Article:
College Basketball Insider

Parrish: How Mason Plumlee went from good pro prospect to great college player

Coach K on Mason Plumlee's drastic improvement: 'It's called maturity and learning the game.' (US Presswire)

DURHAM, N.C. -- Quinn Cook threw the lob from a spot almost exactly between midcourt and the 3-point line, and the trajectory seemed a little off. Honestly, I thought the ball was unreachable, probably headed for the seventh row. And Mason Plumlee did, too.

"Yeah, I did," Plumlee acknowledged. "I barely got up there."

But he did get up there.

Boy, did Plumlee get up there.

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And that'll forever be the lasting image from Duke's 73-68 victory against Ohio State here at Cameron Indoor Stadium late Wednesday that ensured Mike Krzyzewski's team will enter December with college basketball's best resume. The second-ranked Blue Devils now own wins over No. 4 Ohio State, No. 5 Louisville, No. 8 Kentucky, No. 21 Minnesota and the best damn three-loss team in the nation (VCU). They've recorded four quality wins over the past seven days, and though Plumlee isn't the only reason he is the most obvious.

"Mason has been our leader," Krzyzewski said. "He got 21 [points] and 17 [rebounds] tonight, and he hardly came out. I think I took him out for 10 seconds."

Mason Plumlee has long been described as a "good pro prospect."

I said those words to Coach K early Thursday.

"Who said that?" Krzyzewski asked me.

"The people who describe such people," I responded, and a few folks laughed. But it's true. Go look at some old mock NBA Drafts. Go glance at some old scouting reports. The middle Plumlee brother -- the one in between former Blue Devil Miles Plumlee and current Blue Devil Marshall Plumlee -- has since high school been a projected first-round pick based merely on potential. He could've jumped to the NBA two years ago, if he wanted, thanks to little more than what analysts call upside.

But, still, Plumlee has never really been a star college player.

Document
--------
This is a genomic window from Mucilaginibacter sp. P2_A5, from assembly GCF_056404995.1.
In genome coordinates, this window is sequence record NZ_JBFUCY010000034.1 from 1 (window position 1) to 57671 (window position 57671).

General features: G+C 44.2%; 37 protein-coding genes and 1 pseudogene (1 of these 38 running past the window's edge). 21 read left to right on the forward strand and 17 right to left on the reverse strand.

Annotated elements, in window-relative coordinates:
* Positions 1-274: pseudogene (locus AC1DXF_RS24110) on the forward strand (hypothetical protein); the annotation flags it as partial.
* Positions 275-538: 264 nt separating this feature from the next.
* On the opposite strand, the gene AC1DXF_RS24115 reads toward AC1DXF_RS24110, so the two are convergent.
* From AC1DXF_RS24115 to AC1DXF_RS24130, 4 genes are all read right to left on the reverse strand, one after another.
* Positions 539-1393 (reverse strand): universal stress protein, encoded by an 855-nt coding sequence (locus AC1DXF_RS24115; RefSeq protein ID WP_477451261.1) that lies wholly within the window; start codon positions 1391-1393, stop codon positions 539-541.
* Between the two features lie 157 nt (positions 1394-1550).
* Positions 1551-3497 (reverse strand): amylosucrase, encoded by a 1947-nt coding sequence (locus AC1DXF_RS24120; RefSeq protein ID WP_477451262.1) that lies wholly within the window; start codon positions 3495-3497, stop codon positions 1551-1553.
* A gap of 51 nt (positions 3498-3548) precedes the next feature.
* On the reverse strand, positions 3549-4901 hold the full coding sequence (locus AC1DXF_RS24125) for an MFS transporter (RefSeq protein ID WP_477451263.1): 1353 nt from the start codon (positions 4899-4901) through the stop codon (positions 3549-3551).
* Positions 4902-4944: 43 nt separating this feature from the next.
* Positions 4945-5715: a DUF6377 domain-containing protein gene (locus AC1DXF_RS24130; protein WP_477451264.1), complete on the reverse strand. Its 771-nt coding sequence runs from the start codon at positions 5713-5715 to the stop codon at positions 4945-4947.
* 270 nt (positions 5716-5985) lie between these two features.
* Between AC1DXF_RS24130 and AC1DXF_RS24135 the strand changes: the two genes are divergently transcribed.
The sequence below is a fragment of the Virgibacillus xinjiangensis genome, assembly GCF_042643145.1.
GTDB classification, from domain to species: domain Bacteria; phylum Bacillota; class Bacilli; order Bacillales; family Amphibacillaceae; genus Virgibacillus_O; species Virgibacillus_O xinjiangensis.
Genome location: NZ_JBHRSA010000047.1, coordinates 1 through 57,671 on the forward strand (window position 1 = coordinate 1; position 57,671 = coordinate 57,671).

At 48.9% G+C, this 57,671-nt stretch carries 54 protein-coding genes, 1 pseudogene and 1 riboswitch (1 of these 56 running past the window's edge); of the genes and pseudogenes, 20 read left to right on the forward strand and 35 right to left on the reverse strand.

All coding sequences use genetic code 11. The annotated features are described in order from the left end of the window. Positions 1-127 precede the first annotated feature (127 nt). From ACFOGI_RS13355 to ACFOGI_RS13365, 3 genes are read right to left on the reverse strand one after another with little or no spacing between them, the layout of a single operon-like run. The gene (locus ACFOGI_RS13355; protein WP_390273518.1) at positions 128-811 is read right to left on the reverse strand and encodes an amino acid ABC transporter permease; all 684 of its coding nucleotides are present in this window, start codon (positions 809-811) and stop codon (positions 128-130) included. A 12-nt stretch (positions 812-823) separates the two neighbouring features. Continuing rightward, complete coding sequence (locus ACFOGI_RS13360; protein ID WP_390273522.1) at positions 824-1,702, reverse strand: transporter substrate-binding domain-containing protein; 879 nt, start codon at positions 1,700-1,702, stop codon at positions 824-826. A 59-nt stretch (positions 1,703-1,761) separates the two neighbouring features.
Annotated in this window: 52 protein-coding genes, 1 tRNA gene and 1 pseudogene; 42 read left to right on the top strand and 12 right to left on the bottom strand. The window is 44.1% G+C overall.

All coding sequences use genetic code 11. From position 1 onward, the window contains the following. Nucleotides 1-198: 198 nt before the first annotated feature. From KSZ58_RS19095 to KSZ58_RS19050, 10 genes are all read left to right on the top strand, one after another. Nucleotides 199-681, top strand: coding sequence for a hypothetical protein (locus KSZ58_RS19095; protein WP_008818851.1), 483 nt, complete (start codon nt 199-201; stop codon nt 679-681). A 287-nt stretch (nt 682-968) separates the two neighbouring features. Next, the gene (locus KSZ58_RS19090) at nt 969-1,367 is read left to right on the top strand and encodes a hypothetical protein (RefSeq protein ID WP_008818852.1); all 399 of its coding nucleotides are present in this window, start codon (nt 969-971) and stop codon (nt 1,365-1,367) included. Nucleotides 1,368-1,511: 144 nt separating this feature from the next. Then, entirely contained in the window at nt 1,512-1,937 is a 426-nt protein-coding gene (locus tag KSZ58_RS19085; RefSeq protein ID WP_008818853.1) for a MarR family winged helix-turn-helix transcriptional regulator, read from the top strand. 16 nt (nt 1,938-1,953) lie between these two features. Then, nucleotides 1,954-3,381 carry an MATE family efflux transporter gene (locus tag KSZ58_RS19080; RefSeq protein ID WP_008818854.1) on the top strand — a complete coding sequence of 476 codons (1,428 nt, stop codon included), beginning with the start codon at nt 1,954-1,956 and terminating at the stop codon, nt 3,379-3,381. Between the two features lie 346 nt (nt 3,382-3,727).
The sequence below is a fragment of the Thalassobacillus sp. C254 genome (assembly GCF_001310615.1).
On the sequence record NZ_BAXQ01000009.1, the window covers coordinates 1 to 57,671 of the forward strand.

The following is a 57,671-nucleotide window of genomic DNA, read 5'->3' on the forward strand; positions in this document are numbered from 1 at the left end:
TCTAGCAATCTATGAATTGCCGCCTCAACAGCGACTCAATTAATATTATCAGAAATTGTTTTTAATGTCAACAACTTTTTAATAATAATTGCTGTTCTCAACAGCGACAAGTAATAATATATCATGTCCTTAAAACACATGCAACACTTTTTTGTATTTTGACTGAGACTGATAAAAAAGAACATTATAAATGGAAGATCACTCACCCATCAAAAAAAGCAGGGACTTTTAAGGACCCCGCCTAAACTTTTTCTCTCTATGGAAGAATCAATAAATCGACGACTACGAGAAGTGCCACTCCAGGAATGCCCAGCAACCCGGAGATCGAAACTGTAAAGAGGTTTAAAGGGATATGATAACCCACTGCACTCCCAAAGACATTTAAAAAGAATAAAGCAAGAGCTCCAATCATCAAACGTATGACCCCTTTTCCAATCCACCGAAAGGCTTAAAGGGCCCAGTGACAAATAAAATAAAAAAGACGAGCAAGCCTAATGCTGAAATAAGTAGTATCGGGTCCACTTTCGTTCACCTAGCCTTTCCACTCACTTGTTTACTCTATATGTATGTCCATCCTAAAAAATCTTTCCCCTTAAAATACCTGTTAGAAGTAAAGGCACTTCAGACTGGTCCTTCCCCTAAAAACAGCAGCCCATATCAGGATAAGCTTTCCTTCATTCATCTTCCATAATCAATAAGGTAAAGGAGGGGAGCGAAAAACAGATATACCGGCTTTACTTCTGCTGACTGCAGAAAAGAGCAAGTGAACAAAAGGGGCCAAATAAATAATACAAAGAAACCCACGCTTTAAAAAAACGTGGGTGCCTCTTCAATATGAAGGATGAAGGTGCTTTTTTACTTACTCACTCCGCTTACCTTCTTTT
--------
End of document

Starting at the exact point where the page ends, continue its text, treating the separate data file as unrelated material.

Has he been good?

Yes, Plumlee has been good. And he's gotten better every season. The 6-foot-11 forward went from averaging 3.7 points and 3.1 rebounds as a freshmen to 7.2 points and 8.4 rebounds as a sophomore to 11.1 points and 9.2 rebounds as a junior, and that's a nice three-year career. But nobody has ever thought of Plumlee as the type of college player who could carry a college team to a national collegiate championship. And a National Player of the Year candidate? Get out of here. Again, Plumlee has been good at this level, but he's never shown that at this level.

Until now.

The 21 and 17 Plumlee got in this ACC/Big Ten Challenge showdown raised this season's averages to 19.9 points and 11.0 rebounds per game. He's the best piece on a team that looks like a real threat to make the Final Four and the clear favorite to win the ever-expanding Atlantic Coast Conference.

So how'd this happen, Coach K?

"It's called maturity and learning the game," Krzyzewski said. "LeBron James is a better player now than he was seven years ago. If players wanna get better they can get better, and it's all on him. He's wanted to get better, and he's paid the price to get better. Where he's at is primarily on him. He took responsibility for who he was as a player and for who he was going to become as a player. And now he's one of the best players in the country. His performance tonight was magnificent. Just magnificent."

So magnificent that the Blue Devils were able to overcome a double-digit deficit and first 20 minutes in which they shot 30.0 percent from the field, including 14.3 percent from 3-point range. Almost nothing fell in that opening half. But Duke guarded well enough to stay close enough. Then Ryan Kelly sank a 3-pointer to tie the score 53-53 with 6:15 remaining. He sank another to give Duke a 56-53 advantage with 5:42 left, and that was that.

Plumlee added a stickback-dunk with 4:02 remaining.

Duke never trailed again.

So the Blue Devils got their seventh win and the Buckeyes took their first loss, and Mason Plumlee exited the court into a sea of Cameron Crazies who were chanting his name, taking his picture, pushing and shoving and doing anything they could to get close to this good pro prospect turned great college player whose career has been on a nice trajectory, steadily going up, just like that lob-pass Cook threw his way in the first half.

"I barely got up there," Plumlee said afterward.

But he did get up there.

Boy, did Plumlee get up there.

And now it looks like he's up there to stay.


Gary Parrish is a senior college basketball columnist for CBSSports.com and frequent contributor to the CBS Sports Network. The Mississippi native also hosts the highest-rated sports talk radio show -- The Gary Parrish Show -- in the history of Memphis. He lives in that area with his wife, two children and a dog.
 
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